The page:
New Brunswick

Parlee Beach regular has to wonder: What are we swimming in?

People wanting to take a dip at Parlee Beach continue to wonder if the water is truly clean, even with the better monitoring system the province put in place this summer.

'There has to be a better way,' says regular swimmer of the 2 days it takes to get fecal bacteria results

Longtime resident Tim Borlase swims at Parlee almost every day. (CBC)

People wanting to take a dip at Parlee Beach continue to wonder if the water is truly clean, even with the better monitoring system the province put in place this summer.

There were "no swimming" advisory signs Monday, but only because of high fecal contamination levels on Saturday — 48 hours before.

And on Saturday, there were no warnings, because test results hadn't yet come in.

"I think there has to be a better way," said Tim Borlase, who lives near Parlee Beach.

Borlase likes to go for a swim at the popular beach almost every day. But he realizes he'll never really know if the water is actually clean.

Parlee Beach had a no swimming advisory on Monday because of fecal contamination on Saturday. (Radio-Canada)

"I feel like I'm caught between a rock and a hard place," Borlase. "I don't know whether to swim or not swim. Because whenever I swim it'll be based on information 48 hours in the past."

Never the day of

It takes two whole days between the time water samples are collected at the beach, and when a public health official has the results in their hands.

Samples are taken every day before 12 noon at Parlee Beach and are shipped by bus in the evening to Fredericton, according to Paul Bradley, a communications officer with the Department of Health.

Once the samples are received by the Fredericton lab, it takes about one day to complete testing. A culture has to be done for enterococci — an indicator bacteria for fecal contamination — which takes about 24 hours to incubate.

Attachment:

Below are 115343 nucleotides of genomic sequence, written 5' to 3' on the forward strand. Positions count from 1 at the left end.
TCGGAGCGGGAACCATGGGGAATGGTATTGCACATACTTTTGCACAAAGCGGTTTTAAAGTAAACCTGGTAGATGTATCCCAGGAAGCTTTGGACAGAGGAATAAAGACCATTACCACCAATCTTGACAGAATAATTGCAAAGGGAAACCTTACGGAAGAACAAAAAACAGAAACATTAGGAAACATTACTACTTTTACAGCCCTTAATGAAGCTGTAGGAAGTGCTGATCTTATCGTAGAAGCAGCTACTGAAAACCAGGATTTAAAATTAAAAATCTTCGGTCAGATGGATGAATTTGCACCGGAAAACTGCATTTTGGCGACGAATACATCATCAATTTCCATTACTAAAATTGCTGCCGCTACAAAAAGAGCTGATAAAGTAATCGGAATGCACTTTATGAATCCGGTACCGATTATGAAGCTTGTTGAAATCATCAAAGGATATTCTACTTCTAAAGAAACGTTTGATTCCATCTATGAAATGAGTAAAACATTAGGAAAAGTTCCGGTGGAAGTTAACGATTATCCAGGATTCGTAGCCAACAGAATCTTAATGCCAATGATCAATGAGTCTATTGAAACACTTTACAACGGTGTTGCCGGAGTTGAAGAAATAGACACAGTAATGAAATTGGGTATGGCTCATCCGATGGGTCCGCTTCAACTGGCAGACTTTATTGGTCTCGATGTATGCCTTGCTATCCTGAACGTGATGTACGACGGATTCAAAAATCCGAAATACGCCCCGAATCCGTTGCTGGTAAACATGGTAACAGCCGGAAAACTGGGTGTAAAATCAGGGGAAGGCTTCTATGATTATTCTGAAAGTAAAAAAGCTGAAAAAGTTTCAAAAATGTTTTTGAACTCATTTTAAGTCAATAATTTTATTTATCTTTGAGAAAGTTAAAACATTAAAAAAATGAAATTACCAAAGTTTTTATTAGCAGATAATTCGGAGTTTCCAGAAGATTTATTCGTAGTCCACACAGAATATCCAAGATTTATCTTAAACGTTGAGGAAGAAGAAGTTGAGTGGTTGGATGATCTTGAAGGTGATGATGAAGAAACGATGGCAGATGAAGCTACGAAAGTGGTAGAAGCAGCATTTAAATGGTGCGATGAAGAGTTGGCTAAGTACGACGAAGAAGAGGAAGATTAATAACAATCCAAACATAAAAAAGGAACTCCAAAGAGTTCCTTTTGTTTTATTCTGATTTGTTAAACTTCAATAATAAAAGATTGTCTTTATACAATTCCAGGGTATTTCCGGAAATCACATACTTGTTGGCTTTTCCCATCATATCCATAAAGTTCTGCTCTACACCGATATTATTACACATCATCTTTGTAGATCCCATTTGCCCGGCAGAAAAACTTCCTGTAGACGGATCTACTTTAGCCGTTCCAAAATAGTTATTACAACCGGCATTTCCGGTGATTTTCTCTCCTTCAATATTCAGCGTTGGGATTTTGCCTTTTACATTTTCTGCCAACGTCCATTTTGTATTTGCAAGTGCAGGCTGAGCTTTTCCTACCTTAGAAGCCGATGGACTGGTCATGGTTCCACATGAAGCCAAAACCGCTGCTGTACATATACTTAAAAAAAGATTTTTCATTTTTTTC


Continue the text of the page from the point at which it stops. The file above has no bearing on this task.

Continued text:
The province adopted a stricter water-monitoring system this year after controversy over its failure to inform the public about fecal contamination at Parlee. (Radio-Canada)

Elsewhere in the country, where transportation is a lesser factor, results can sometimes be available in 24 hours or less, as is the case for some Toronto beaches.

Borlase feels sending the samples to a Moncton lab would save precious time.

Might improve for next year

Asked whether results would be available faster if samples were to be analyzed in Moncton, acting chief medical officer of health Dr. Jennifer Russell said that was "a very good question."

"Obviously, we would want the results to be available to our staff as early as possible," she said.

Representatives from the RPC lab, which the province contracts to carry out the sampling, confirmed its Moncton location is now trying to get accredited for enterococci testing.

Dr. Benjamin Forward, the head of food, fisheries and aquaculture at the RPC lab, said accreditation is a lengthy process, but the organization hopes hope to get it for this particular test in time for summer 2018.

And that could mean more timely results for swimmers at Parlee Beach.

"It's a possibility," Forward said.

now